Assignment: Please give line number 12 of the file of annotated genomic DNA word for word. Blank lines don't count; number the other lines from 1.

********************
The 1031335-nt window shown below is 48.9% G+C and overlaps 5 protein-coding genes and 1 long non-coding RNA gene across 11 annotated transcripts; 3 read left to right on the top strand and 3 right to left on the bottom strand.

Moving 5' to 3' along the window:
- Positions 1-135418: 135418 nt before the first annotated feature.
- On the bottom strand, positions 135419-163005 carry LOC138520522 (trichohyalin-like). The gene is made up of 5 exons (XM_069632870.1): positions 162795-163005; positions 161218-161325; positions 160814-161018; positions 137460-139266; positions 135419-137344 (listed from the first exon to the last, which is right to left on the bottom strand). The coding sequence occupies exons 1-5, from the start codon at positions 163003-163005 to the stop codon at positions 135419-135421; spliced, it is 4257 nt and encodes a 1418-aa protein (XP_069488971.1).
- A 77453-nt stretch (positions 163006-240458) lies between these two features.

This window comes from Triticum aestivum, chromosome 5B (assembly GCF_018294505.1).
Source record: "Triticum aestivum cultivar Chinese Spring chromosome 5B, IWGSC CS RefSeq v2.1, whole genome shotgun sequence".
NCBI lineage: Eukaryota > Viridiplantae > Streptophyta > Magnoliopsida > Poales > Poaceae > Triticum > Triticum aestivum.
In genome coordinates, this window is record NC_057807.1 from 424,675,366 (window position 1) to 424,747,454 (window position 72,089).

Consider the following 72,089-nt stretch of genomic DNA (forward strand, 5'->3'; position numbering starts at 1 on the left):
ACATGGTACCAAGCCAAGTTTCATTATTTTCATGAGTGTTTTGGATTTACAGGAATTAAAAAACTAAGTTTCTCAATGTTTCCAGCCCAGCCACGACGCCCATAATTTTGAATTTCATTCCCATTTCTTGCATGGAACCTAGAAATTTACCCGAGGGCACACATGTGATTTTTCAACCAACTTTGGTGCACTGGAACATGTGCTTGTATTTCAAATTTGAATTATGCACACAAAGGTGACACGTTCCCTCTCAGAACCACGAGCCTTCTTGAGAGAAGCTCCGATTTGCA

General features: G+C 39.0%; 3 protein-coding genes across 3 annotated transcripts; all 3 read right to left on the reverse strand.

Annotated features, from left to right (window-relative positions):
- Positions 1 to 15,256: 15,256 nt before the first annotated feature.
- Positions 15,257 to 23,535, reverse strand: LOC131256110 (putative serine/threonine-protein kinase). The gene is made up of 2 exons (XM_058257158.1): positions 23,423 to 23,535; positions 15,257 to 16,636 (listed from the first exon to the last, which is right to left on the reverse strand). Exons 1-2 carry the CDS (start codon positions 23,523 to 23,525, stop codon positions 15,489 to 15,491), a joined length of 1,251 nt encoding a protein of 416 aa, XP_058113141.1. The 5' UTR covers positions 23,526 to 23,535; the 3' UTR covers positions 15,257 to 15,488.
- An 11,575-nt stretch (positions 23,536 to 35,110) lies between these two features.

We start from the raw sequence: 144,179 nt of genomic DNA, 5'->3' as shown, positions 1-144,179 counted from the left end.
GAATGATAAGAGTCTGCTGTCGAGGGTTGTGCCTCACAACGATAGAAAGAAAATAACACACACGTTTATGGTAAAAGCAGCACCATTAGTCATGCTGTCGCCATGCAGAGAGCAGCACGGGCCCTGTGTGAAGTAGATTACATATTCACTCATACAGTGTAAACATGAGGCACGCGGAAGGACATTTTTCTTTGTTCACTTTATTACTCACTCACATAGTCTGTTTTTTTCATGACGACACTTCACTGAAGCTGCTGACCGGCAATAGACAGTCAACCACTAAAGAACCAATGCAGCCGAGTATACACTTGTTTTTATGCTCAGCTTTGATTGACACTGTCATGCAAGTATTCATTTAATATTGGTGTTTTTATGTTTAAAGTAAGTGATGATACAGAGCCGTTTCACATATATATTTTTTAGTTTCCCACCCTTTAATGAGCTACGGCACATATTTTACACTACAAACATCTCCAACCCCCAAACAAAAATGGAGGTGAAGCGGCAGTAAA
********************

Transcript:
General features: G+C 39.0%; 3 protein-coding genes across 3 annotated transcripts; all 3 read right to left on the reverse strand.